A combination of nanofabrication techniques and conventional semiconductor materials has been used to engineer an artificial version of graphene — one which can be manufactured on an industrial scale.
Commercialisation of light-emitting organic materials has so far remained elusive.
Korean researchers have developed a textile-based wearable display module technology that is washable and does not require an external power source.
Designed for Internet of Things (IoT) systems based on Wi-Fi 6, the QPF4528 front-end module (FEM) from Qorvo offers a compact form factor and integrated matching to minimise layout area in applications such as wireless routers, set-top boxes and access points.
Electronic skin developed by the National University of Singapore is transparent, stretchable, touch-sensitive and self-healing in aquatic environments.
The RBB10 series is a 4 A non-isolated buck/boost regulator power module with a low profile for space-critical applications. It reaches an efficiency of up to 96%, which allows it to operate at full load in ambient temperatures as high as 85°C without forced air cooling.
The SOM-5871 is equipped with a 14 nm AMD Ryzen Embedded V1000 Processor (12-54W TDP) with up to four cores and eight threads.
German physicists have developed an organic transistor that functions perfectly under both low and high currents.
Acromag's SP330 series isolated signal splitter/duplicators provide two isolated outputs, proportional to a single input, with a choice of process control signal formats (0–20 mA, 4–20 mA, 0–5 V, 0–10 V, ±5 V or ±10 V).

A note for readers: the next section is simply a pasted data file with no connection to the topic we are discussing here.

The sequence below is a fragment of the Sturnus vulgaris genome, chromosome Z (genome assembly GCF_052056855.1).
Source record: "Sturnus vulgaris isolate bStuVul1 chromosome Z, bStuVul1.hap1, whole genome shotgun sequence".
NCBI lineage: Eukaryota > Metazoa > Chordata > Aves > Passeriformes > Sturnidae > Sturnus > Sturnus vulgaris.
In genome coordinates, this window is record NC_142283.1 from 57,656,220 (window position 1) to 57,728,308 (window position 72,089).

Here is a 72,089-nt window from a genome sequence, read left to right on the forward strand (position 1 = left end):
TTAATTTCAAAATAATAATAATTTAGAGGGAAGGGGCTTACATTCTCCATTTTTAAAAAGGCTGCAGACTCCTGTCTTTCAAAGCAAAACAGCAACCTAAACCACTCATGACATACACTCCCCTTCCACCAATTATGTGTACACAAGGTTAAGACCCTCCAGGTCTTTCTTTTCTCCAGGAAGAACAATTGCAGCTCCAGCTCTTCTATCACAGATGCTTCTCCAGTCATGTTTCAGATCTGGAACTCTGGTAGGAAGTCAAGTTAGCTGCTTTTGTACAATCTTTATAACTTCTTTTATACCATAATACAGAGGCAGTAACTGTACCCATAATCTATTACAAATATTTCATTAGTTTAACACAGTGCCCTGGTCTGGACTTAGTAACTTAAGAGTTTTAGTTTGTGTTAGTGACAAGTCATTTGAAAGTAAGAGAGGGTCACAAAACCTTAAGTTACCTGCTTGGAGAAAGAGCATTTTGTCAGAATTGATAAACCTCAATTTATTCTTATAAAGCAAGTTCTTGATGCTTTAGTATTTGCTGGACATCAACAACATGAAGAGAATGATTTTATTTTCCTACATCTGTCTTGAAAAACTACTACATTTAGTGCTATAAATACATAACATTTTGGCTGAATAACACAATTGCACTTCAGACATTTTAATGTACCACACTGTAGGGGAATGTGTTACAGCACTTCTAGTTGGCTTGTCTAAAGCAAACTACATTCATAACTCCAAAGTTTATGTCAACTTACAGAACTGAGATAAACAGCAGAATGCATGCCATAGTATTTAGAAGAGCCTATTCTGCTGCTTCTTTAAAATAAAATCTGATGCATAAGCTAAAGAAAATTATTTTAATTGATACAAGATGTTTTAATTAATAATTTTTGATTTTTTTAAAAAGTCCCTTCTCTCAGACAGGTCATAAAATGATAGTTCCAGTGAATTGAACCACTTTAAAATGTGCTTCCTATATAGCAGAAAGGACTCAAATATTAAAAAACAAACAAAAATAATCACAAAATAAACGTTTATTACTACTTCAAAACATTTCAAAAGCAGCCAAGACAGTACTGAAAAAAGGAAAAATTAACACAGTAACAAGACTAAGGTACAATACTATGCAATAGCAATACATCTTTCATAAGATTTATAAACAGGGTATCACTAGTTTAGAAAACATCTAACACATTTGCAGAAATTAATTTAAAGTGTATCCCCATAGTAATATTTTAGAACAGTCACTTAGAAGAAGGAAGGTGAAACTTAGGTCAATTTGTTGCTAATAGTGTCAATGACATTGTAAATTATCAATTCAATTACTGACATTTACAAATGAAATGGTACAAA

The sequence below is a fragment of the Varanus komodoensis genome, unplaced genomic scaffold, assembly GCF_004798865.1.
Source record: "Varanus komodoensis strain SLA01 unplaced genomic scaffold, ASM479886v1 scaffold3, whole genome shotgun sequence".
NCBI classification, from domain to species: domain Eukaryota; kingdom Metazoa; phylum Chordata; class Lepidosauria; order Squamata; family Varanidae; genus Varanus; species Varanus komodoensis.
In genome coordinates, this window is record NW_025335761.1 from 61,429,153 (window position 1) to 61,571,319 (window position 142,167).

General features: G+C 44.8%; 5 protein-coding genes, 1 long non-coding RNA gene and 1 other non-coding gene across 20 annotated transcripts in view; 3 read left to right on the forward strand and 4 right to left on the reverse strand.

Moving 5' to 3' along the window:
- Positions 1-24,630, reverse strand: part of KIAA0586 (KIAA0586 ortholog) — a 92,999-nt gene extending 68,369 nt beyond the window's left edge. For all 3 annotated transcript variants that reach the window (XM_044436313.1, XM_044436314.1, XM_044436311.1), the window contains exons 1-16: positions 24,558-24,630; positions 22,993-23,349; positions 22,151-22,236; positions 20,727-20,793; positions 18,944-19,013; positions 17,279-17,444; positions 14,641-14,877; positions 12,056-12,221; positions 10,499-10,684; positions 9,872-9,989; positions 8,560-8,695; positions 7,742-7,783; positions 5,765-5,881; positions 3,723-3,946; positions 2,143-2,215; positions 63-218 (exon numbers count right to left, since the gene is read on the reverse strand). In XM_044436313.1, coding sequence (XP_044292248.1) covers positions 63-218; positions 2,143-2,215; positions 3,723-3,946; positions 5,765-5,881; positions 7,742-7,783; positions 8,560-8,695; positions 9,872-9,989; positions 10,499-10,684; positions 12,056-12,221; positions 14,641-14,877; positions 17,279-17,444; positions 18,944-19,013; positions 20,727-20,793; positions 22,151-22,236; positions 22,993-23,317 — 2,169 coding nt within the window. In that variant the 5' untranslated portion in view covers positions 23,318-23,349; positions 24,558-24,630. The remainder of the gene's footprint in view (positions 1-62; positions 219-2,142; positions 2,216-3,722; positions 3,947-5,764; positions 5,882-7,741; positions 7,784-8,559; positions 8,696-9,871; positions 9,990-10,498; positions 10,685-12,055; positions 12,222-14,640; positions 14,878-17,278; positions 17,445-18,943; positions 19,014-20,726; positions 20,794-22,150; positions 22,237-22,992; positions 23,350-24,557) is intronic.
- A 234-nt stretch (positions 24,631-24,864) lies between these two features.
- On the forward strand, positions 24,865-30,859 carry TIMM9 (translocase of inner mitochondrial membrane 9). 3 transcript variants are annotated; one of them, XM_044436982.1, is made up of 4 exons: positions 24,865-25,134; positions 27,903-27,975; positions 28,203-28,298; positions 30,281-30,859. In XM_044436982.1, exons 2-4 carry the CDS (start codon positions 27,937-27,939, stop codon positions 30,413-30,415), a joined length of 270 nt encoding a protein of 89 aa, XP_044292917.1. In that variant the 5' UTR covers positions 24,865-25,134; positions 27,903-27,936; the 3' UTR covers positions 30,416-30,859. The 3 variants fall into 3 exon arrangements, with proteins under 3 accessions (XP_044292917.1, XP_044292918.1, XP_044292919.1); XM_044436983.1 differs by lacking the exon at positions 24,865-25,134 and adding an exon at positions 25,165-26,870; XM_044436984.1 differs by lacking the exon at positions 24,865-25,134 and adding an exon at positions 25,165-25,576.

A manufacturer of street lighting and high-bay luminaires had been experiencing problems with the attachment of individual lenses to the elements of multiple LED arrays.
The Phos-4 is a temperature-clamped, fibre-coupled, precision LED light source. It is intended for fluorescence and transmission measurements, as a precision light source for production and test, and as a controllable light source for general illumination.
Australian researchers have collaborated to develop a solar-absorbing, ultrathin film that has great potential for use in solar thermal energy harvesting.
The technology for creating a biodegradable silk fibroin film allows microfabrication with polymer or metal structures manufactured from photolithography.